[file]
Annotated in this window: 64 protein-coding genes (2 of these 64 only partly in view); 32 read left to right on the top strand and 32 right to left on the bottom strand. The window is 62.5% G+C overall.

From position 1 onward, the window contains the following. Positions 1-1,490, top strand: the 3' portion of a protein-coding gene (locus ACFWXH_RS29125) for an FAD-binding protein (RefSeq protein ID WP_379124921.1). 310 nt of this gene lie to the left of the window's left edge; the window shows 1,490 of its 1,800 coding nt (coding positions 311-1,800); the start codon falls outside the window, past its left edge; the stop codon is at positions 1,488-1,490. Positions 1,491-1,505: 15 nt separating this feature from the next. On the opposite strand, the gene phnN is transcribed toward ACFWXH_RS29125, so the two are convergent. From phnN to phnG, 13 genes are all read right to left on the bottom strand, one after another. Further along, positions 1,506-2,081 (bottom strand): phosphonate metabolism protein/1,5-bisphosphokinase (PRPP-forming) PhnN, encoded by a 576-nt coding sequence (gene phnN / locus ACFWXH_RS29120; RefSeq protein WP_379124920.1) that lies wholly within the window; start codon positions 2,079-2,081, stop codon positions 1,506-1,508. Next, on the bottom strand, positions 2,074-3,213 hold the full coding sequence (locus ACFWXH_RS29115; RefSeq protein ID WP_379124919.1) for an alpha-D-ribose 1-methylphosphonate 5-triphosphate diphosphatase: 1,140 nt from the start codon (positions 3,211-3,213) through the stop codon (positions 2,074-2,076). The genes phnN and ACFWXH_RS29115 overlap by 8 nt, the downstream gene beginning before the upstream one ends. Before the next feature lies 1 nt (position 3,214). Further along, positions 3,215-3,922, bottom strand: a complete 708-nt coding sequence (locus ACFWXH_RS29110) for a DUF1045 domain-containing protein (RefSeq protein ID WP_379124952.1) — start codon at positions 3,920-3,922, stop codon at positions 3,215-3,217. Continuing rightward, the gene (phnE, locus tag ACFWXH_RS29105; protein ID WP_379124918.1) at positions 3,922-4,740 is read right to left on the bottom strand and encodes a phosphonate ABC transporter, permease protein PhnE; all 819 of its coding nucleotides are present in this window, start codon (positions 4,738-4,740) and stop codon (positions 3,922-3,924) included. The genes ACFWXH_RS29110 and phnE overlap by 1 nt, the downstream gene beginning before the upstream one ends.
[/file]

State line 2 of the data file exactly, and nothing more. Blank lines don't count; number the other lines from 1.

From position 1 onward, the window contains the following. Positions 1-1,490, top strand: the 3' portion of a protein-coding gene (locus ACFWXH_RS29125) for an FAD-binding protein (RefSeq protein ID WP_379124921.1). 310 nt of this gene lie to the left of the window's left edge; the window shows 1,490 of its 1,800 coding nt (coding positions 311-1,800); the start codon falls outside the window, past its left edge; the stop codon is at positions 1,488-1,490. Positions 1,491-1,505: 15 nt separating this feature from the next. On the opposite strand, the gene phnN is transcribed toward ACFWXH_RS29125, so the two are convergent. From phnN to phnG, 13 genes are all read right to left on the bottom strand, one after another. Further along, positions 1,506-2,081 (bottom strand): phosphonate metabolism protein/1,5-bisphosphokinase (PRPP-forming) PhnN, encoded by a 576-nt coding sequence (gene phnN / locus ACFWXH_RS29120; RefSeq protein WP_379124920.1) that lies wholly within the window; start codon positions 2,079-2,081, stop codon positions 1,506-1,508. Next, on the bottom strand, positions 2,074-3,213 hold the full coding sequence (locus ACFWXH_RS29115; RefSeq protein ID WP_379124919.1) for an alpha-D-ribose 1-methylphosphonate 5-triphosphate diphosphatase: 1,140 nt from the start codon (positions 3,211-3,213) through the stop codon (positions 2,074-2,076). The genes phnN and ACFWXH_RS29115 overlap by 8 nt, the downstream gene beginning before the upstream one ends. Before the next feature lies 1 nt (position 3,214). Further along, positions 3,215-3,922, bottom strand: a complete 708-nt coding sequence (locus ACFWXH_RS29110) for a DUF1045 domain-containing protein (RefSeq protein ID WP_379124952.1) — start codon at positions 3,920-3,922, stop codon at positions 3,215-3,217. Continuing rightward, the gene (phnE, locus tag ACFWXH_RS29105; protein ID WP_379124918.1) at positions 3,922-4,740 is read right to left on the bottom strand and encodes a phosphonate ABC transporter, permease protein PhnE; all 819 of its coding nucleotides are present in this window, start codon (positions 4,738-4,740) and stop codon (positions 3,922-3,924) included. The genes ACFWXH_RS29110 and phnE overlap by 1 nt, the downstream gene beginning before the upstream one ends.